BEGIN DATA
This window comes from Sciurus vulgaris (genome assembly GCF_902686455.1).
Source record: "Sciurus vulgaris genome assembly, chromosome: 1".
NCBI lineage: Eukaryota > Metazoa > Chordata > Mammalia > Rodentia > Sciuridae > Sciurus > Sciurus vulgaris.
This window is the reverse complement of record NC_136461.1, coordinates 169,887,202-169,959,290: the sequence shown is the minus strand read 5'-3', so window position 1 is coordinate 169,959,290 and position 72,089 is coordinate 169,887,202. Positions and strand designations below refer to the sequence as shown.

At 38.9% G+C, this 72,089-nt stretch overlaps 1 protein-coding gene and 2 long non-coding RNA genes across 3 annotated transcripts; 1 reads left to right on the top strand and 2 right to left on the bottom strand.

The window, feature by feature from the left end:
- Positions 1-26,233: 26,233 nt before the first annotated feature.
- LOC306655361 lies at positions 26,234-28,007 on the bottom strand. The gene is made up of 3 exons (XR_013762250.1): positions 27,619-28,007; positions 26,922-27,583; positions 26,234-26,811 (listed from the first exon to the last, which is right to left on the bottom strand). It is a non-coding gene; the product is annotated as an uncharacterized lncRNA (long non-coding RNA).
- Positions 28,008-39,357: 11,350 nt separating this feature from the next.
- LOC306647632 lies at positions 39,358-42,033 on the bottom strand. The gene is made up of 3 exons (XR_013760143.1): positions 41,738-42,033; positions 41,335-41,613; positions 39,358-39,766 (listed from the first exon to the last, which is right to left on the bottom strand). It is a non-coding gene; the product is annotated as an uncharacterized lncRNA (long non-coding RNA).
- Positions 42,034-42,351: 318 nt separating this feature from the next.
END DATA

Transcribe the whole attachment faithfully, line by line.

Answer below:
This window comes from Sciurus vulgaris (genome assembly GCF_902686455.1).
Source record: "Sciurus vulgaris genome assembly, chromosome: 1".
NCBI lineage: Eukaryota > Metazoa > Chordata > Mammalia > Rodentia > Sciuridae > Sciurus > Sciurus vulgaris.
This window is the reverse complement of record NC_136461.1, coordinates 169,887,202-169,959,290: the sequence shown is the minus strand read 5'-3', so window position 1 is coordinate 169,959,290 and position 72,089 is coordinate 169,887,202. Positions and strand designations below refer to the sequence as shown.

At 38.9% G+C, this 72,089-nt stretch overlaps 1 protein-coding gene and 2 long non-coding RNA genes across 3 annotated transcripts; 1 reads left to right on the top strand and 2 right to left on the bottom strand.

The window, feature by feature from the left end:
- Positions 1-26,233: 26,233 nt before the first annotated feature.
- LOC306655361 lies at positions 26,234-28,007 on the bottom strand. The gene is made up of 3 exons (XR_013762250.1): positions 27,619-28,007; positions 26,922-27,583; positions 26,234-26,811 (listed from the first exon to the last, which is right to left on the bottom strand). It is a non-coding gene; the product is annotated as an uncharacterized lncRNA (long non-coding RNA).
- Positions 28,008-39,357: 11,350 nt separating this feature from the next.
- LOC306647632 lies at positions 39,358-42,033 on the bottom strand. The gene is made up of 3 exons (XR_013760143.1): positions 41,738-42,033; positions 41,335-41,613; positions 39,358-39,766 (listed from the first exon to the last, which is right to left on the bottom strand). It is a non-coding gene; the product is annotated as an uncharacterized lncRNA (long non-coding RNA).
- Positions 42,034-42,351: 318 nt separating this feature from the next.